Business Law 2nd Half of Cases from Course Packet

Business Law 2nd Half of Cases from Course Packet - Cases...

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Cases from Course Packet Property Cintron v. Santiago Simone v. Heidelberg CASE : Simone v Heidelberg FACTS : Owners of adjacent properties on Staten Island enter into an agreement creating a reciprocal easement , in which a portion of each other’s property was to be used as a driveway. Many years and several owners later (at one point, both properties were owned by one person), the most recent owners face an issue over the easement. The plaintiff owns the servient property (163 Diggs), for which the deed makes no mention of a driveway easement. The defendant owns the dominant property (157 Diggs), for which the deed does reference the driveway easement. Tree, fence, and part of plaintiff’s deck now cover the easement area. Defendant has tree and fence removed to get access to a garage. Plaintiff commences action purporting that the easement was no longer in force or effect. Defendant counterclaims, seeking declaration that the easement remains in full force and effect and that the easement survived by necessity . Both parties moved for summary judgment. Initially rule in favor of plaintiff, noting that the easement was extinguished when the properties can under common ownership. This was reversed, concluding that the easement was recreated de novo when the properties were separated again, and both parties had knowledge (servient party was aware of an earlier easement). ISSUE : Is the easement extinguished or still active? HOLDING : REVERSED in favor of plaintiff REASONING : The easement was definitely extinguished when the parcels came under common ownership (single owner). Recreating the easement requires that it be written in the servient estate’s deed , not just the dominant estate’s deed. Also, an encumbrance may be effectively terminated when the title is passed to a new owner without including actual or constructive notice of the covenant, which happened in this case. Also, servient owner’s knowledge of an earlier easement was irrelevant to the fact of the extinguished easement. Defendant attempted to claim easement necessity, in which case it would have to be proven that the easement is “not as a mere convenience and must be indispensable to the reasonable use for the adjacent property”’ There is no evidence that the easement was absolutely necessary. Wilson vs. Palmer 163 Misc. 2d 936 (1995) - Supreme Court, St. Lawrence County TOPIC: Use of Easement FACTS: There is a deeded easement across both Wilson and Palmers land that provides right of way and is used by all parties. The defendant, Palmer and another property owner, added two speed bumps to the road in 1992. One on Palmers property and another further down that parties east of her on the road had to cross. The goal of the speed bump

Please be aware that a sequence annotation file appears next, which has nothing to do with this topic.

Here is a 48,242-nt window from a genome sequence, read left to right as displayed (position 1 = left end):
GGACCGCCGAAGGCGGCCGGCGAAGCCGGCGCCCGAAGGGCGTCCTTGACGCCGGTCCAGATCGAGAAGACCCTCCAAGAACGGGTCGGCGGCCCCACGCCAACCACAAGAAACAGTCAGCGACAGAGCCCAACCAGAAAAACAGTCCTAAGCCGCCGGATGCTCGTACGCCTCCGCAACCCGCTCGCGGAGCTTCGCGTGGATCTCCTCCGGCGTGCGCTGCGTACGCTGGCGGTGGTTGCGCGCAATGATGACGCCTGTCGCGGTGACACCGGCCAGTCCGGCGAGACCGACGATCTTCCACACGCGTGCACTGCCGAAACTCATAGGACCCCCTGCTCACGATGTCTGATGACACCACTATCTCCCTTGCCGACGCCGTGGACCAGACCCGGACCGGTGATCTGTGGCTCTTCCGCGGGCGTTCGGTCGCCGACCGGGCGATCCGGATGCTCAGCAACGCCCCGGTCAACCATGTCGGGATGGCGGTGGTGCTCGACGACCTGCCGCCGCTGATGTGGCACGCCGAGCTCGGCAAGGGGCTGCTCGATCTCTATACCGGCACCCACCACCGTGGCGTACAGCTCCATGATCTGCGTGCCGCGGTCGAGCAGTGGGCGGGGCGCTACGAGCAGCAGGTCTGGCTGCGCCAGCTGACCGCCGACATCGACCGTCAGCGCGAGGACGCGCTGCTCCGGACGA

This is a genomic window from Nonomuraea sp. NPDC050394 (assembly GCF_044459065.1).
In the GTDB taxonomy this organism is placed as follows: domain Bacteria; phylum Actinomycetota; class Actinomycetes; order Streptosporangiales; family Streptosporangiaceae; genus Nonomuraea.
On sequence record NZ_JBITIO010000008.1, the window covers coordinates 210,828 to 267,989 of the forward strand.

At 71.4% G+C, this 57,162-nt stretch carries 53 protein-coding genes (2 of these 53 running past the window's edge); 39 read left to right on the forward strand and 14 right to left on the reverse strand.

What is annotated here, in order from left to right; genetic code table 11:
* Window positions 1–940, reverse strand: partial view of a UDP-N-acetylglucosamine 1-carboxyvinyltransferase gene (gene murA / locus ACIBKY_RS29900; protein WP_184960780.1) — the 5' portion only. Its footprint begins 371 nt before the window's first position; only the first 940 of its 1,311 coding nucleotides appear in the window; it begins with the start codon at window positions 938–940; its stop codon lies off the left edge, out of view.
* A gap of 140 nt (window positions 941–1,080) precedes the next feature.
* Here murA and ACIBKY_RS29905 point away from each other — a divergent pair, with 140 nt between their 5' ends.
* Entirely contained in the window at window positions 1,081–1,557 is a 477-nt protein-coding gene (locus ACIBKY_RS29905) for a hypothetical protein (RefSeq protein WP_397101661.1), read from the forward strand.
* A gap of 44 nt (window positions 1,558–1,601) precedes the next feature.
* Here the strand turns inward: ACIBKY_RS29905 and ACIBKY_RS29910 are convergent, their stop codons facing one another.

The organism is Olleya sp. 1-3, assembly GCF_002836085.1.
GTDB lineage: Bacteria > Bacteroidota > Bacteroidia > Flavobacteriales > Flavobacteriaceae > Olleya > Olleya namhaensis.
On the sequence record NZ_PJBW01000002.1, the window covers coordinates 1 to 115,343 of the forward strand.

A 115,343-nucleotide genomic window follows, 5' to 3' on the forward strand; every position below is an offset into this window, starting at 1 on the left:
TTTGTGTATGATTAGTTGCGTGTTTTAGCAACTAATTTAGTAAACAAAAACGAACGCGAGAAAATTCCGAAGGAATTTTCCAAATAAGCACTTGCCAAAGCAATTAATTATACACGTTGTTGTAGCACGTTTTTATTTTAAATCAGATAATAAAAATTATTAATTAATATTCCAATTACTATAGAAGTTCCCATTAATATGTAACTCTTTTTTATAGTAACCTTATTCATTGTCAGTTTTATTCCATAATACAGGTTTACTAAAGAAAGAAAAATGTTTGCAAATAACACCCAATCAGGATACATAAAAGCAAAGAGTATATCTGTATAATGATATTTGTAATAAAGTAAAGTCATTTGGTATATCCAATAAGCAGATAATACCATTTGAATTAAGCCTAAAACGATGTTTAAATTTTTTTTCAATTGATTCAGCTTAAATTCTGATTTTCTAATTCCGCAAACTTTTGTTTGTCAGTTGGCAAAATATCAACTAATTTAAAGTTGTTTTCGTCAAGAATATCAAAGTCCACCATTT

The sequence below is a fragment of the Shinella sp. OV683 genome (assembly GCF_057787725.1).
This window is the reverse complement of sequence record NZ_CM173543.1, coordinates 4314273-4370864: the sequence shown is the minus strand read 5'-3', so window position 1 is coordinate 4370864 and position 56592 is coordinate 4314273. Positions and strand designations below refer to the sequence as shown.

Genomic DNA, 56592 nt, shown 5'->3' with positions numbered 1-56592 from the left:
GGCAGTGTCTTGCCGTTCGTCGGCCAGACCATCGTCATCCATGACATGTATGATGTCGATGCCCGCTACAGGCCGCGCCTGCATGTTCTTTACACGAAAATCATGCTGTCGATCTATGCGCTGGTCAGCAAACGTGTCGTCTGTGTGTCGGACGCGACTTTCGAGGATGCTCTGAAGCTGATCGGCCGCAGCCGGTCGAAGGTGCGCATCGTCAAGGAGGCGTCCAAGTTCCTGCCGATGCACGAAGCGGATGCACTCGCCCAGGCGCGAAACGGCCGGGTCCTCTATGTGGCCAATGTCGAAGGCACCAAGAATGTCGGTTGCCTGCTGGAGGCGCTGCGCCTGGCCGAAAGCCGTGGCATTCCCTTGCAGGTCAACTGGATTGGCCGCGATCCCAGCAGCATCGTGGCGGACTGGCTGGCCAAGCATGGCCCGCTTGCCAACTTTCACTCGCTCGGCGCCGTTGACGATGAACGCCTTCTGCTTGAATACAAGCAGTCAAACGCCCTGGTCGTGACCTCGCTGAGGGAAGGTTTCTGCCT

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was to slow people down. A sign that says "slow - speed bump" was also erected. One speed bump was 2 1/2" and the other 2". Whenever the road needed upgraded in the past (i.e. new gravel or repaired potholes) individual tenents would fix it or all parties using
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This note was uploaded on 01/08/2012 for the course AEM 3200 at Cornell University (Engineering School).

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Business Law 2nd Half of Cases from Course Packet - Cases...

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